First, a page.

“Is it because girls and boys are brought up differently?” contemplates Kristiina Ilmonen, who is Professor at the Sibelius Academy Folk Music Department. “According to a Finnish proverb, modesty makes you more beautiful – and we women should apparently always be beautiful,” she jokes. “But does this old thinking model actually prevent women from boldly pursuing a career?”

Apart from upbringing, the interviewees see family issues as the most obvious contributor: having a baby is still enough to suck a woman away from working life. “It can be challenging to make it back to the scene if you have been away for three or four years because of your children,” Järvelä considers.

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Kristiina Ilmonen, Professor of Folk Music at the Sibelius Academy.
Photo: Kari Kääriäinen.

Kristiina Ilmonen also questions big stage appearances as the measure of success. “Does being famous equal success? Not everyone wants the life of a touring musician, because it’s hard work and requires not only travelling, but also constantly applying for grants and updating your social media. Perhaps a different kind of music career is a conscious choice for many women? Could we actually begin to ask what artists themselves are striving for?”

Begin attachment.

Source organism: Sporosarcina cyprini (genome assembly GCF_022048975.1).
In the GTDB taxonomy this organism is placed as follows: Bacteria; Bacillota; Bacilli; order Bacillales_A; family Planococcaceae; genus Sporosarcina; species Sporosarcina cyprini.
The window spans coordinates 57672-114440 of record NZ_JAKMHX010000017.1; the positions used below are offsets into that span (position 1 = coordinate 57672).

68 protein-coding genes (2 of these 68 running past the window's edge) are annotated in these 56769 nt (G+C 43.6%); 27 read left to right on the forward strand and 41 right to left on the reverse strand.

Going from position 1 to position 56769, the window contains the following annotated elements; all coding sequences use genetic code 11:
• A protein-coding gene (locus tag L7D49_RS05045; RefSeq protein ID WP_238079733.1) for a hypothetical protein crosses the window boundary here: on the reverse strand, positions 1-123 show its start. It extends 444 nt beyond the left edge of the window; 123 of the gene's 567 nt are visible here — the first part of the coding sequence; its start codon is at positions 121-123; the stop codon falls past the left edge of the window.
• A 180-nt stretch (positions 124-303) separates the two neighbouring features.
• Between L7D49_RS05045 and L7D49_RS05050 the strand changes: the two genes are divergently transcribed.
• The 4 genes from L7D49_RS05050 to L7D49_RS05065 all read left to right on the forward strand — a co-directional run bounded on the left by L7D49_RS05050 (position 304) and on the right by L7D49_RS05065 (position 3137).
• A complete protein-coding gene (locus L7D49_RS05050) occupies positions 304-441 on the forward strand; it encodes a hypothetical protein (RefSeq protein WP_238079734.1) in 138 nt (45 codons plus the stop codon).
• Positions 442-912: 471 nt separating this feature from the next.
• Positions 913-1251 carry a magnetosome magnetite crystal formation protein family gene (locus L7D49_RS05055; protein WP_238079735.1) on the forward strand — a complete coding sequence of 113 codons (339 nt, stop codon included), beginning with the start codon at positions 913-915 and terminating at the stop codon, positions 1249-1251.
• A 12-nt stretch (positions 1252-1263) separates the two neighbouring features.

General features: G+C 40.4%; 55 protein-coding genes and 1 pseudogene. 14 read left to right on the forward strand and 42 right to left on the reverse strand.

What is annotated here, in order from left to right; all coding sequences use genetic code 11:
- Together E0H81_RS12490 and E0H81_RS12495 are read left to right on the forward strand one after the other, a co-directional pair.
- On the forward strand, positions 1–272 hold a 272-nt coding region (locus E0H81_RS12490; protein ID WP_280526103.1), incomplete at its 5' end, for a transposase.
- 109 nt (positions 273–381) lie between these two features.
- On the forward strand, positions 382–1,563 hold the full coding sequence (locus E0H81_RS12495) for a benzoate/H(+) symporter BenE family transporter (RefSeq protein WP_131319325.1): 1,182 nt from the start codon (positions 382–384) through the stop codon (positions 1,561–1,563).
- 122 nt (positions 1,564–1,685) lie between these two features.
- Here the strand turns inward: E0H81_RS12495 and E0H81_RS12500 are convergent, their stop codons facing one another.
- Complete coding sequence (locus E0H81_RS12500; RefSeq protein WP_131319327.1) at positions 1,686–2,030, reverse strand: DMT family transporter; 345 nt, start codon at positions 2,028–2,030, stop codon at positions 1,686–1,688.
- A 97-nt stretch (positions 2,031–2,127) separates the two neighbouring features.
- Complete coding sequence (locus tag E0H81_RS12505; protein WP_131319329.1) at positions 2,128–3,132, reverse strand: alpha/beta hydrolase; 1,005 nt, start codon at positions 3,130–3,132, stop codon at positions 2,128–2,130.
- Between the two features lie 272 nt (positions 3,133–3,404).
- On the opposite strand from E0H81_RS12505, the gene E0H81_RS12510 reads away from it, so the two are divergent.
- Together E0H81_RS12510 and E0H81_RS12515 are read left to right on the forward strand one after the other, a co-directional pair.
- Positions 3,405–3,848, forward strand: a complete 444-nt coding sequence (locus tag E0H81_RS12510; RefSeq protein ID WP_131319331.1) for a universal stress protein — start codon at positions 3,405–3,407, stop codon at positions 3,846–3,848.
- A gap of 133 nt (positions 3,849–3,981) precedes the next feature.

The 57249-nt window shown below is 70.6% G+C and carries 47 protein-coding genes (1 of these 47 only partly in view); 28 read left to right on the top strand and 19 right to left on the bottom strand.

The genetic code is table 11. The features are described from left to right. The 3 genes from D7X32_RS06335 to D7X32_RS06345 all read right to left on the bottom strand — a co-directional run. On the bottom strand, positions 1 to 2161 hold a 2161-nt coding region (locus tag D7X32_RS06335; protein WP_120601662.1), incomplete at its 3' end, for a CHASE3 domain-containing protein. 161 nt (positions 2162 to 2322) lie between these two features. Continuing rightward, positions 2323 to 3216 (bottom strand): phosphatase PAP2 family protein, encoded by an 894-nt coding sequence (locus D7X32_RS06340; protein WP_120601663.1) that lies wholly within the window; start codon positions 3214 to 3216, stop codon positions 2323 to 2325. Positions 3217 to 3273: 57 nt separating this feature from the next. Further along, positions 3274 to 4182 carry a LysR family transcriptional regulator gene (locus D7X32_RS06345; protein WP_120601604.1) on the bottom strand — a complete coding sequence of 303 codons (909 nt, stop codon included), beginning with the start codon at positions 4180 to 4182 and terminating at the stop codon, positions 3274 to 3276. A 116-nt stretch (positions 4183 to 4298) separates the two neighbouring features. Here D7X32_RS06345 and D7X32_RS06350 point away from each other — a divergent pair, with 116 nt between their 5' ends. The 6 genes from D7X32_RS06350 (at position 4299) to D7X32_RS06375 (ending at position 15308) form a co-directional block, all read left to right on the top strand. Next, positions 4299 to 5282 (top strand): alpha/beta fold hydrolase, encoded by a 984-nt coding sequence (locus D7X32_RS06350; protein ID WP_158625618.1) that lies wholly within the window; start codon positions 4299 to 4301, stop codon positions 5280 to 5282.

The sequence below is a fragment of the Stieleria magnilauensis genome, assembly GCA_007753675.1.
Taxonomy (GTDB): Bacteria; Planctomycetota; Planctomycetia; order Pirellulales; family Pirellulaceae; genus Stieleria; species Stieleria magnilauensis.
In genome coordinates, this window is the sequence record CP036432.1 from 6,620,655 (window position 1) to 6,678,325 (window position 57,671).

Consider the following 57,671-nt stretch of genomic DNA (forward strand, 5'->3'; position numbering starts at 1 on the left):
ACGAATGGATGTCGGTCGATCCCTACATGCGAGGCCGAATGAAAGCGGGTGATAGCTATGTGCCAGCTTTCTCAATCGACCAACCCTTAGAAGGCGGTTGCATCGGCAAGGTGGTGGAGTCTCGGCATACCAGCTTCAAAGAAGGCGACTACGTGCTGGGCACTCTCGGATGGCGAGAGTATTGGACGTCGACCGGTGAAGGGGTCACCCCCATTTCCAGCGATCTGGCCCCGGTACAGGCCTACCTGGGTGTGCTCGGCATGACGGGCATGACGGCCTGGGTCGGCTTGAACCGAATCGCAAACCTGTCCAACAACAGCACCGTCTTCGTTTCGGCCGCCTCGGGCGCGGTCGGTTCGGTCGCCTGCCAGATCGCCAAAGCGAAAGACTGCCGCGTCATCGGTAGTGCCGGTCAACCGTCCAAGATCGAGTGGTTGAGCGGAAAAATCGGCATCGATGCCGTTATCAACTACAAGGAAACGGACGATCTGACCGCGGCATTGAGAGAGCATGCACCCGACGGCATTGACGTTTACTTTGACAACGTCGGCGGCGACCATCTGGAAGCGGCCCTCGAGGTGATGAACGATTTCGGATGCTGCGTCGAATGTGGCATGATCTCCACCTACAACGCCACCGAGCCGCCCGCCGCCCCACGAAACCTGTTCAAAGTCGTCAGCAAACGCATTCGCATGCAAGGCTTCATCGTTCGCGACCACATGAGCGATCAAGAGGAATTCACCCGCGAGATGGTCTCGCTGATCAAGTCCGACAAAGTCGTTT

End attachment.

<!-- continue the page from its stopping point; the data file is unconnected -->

Having a choice, however, feels important – and in 2016, it may finally begin to feel realistic. There is no lack of female role models, the player standard is high and the folk music scene is full of interesting, female-dominated ensembles. The path has been blazed and is ready for travelling.

Translation: Hanna-Mari Latham

Main photo by Lauri Oino: Ritva Talvitie (centre) has been playing in Tallari, a pillar of Finnish folk, for 30 years. Her fellow players are Katri Haukilahti (left) and Sampo Korva (right).


Skewed statistics

:: Since the 1970s, Finland’s oldest and biggest folk music festival, the Kaustinen Folk Music Festival, has awarded 137 master folk player titles, based on special accomplishment in folk music.

:: Only 8% of these master folk players have been women. The 11th female master folk player was nominated in 2016.

:: The Finnish Folk Music Association’s alderman titles have only twice been awarded to a woman, and the current 14 masters of traditions representing different regions (active aldermen) are all men.

:: The proportion of female performers on the main stages of recent years’ Kaustinen Folk Music Festival, Kihaus Folk in Rääkkylä and Etno-Espa in Helsinki has varied between 10 and 47.5 per cent.

:: The proportion of all the female performers at these festivals has been approximately one third.